Throughout this, the Citroën-Kegresse half-tracks proved to be particularly durable. Some parts broke and overheating was a constant threat, as was losing traction and tipping the vehicles over, but the maladies that had ended previous expeditions were eliminated by the overall durability of the half-track vehicles and their suitability to the conditions, as well as the Citroën team’s preparedness.
By 4 January 1923, the sand and rocky plains gave way to grassland as the expedition entered the Sudan. On the same day, a grass fire threatened to end the expedition and forced the party to separate for a period.
On 7 January, 1923, the Citroën expedition rolled into the finish-point at Timbuktu, a day behind schedule, but with a full complement of men and cars – the first crossing of the Sahara by a motorised vehicle.
That was intended to be the end of the adventure, but the Citroëns had proven so suitable for the conditions that they were driven all the way back to the starting point at Touggourt a month later.
Upon their return to France, Haardt and his team were treated like conquering heroes, while orders for Citroën-Kegresse vehicles from governments and armies around the world more than covered the estimated £100,000 (more than AU$8 million in today’s money) Andre Citroën had spent on the journey.
Emboldened by the success of this expedition, Citroën next took part in an expedition travelling the length of Africa, the 20,000km Croisiere Noire, then another following the Silk Road route from Europe to China, the Croisiere Jaune, and a third across Canada, the Croisiere Blanche, all in auto-chenilles
The Citroën-Kegresse ‘Golden Scarab’ that was Haardt’s vehicle for the history-making Trans-Sahara expedition was retained by Citroen in the decades that followed. More recently, it was brought out of display for a special project.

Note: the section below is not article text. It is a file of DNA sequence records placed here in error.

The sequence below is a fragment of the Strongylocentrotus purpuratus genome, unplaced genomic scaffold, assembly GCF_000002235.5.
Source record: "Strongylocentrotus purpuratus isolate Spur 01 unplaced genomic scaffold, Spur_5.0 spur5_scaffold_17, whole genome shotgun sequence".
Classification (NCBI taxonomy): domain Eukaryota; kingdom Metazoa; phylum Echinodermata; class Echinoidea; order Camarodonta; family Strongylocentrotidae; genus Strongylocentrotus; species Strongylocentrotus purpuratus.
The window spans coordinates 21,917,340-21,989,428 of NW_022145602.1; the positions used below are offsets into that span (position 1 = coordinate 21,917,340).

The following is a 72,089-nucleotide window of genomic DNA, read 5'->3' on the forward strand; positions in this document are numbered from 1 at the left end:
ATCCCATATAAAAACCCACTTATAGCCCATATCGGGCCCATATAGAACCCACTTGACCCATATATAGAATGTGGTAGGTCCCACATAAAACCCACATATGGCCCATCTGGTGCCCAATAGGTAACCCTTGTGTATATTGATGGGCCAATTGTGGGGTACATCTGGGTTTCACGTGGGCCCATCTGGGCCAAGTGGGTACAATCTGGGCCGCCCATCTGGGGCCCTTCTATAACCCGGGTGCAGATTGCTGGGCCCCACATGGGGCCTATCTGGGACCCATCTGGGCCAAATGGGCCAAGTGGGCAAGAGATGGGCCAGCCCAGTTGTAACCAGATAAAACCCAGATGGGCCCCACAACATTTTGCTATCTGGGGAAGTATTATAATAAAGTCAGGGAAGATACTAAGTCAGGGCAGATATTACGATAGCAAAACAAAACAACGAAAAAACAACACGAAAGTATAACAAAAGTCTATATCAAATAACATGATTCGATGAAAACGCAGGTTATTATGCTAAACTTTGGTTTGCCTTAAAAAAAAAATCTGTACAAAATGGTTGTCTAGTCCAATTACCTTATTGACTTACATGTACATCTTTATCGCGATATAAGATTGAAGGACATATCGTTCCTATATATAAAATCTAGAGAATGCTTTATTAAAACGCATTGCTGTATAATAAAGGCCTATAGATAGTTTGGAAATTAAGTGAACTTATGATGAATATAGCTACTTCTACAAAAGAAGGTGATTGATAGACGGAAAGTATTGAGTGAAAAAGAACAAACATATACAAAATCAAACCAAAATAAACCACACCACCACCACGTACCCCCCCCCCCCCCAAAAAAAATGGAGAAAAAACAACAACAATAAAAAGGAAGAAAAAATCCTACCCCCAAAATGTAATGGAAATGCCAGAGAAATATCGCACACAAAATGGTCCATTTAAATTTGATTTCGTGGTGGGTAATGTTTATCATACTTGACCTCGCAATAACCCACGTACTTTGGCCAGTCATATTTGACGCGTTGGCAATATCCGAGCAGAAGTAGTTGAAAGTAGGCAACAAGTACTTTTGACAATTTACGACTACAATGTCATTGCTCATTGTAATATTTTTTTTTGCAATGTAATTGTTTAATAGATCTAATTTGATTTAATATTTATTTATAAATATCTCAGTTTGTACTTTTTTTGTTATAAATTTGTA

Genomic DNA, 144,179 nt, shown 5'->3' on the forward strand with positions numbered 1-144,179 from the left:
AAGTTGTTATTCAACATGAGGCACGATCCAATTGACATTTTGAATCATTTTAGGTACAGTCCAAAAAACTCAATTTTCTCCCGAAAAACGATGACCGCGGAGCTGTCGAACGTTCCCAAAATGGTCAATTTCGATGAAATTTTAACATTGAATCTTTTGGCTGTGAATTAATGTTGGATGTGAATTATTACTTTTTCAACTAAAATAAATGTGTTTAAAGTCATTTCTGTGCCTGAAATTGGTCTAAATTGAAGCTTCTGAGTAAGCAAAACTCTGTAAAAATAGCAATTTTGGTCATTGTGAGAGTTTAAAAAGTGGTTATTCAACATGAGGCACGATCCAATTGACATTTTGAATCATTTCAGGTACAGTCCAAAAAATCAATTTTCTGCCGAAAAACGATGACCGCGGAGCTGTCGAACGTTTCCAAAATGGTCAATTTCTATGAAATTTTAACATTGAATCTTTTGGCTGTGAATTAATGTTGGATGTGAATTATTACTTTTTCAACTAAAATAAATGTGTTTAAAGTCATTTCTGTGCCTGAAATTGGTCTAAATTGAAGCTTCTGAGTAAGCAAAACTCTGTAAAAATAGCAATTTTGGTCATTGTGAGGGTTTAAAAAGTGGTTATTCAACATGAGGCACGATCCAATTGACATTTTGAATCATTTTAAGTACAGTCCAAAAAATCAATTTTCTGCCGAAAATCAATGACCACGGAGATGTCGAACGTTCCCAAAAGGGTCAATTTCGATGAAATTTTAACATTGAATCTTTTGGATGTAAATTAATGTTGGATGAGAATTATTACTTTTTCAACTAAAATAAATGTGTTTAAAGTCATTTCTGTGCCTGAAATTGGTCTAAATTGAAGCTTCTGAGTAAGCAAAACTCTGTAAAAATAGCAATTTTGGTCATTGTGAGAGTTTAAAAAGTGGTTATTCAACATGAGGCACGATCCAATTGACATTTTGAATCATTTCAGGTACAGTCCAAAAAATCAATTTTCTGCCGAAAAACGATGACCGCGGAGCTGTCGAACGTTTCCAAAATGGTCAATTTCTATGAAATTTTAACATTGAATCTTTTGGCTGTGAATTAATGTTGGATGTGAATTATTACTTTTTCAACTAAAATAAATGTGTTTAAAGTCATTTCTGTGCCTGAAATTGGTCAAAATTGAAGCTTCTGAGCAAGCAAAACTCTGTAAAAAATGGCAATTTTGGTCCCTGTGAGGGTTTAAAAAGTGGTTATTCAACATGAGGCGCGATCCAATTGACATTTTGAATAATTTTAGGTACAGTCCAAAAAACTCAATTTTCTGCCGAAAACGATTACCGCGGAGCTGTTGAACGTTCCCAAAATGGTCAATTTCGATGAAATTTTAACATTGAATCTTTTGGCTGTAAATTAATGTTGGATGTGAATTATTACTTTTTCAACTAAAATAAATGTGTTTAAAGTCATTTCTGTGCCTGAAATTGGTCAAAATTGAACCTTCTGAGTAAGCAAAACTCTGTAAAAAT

In 2016, French students set about manufacturing a full and accurate replica of a C1922 Citroën-Kegresse auto-chenille, using modern CAD software and manufacturing techniques.
In all, 160 students from eleven French technical and engineering schools collaborated on the project, assisted by 40 teachers and supervisors, with support from industrial partners, led by Citroën.
With no original plans on file, students started by measuring every element of the Golden Scarab, recreating the car digitally, then using that digital model as the template for the manufacture of parts. The Kegresse caterpillar track system alone carries 1,203 individual pieces, which required thousands of hours of work.
After three years, 50,000 hours and more than 200,000 Euro (AU$320,000 approx.), the replica was completed early last year – just in time for Citroën’s centenary celebrations.
Back to the Sand
Earlier this year, Citroën announced plans to recreate the 1922-23 Trans-Sahara expedition with the vehicle pictured and a second Citroën-Kegresse. But this new expedition will be brought into the new millennium with a fleet of five modern electric Citroëns and a “crazy” Citroën concept also taking part.
Dubbed the ‘E.Pic Sahara’ drive, the new expedition is scheduled to kick off in Algeria in December, 2022, covering the same 3,200km distance and running for the same 21-day period as the original.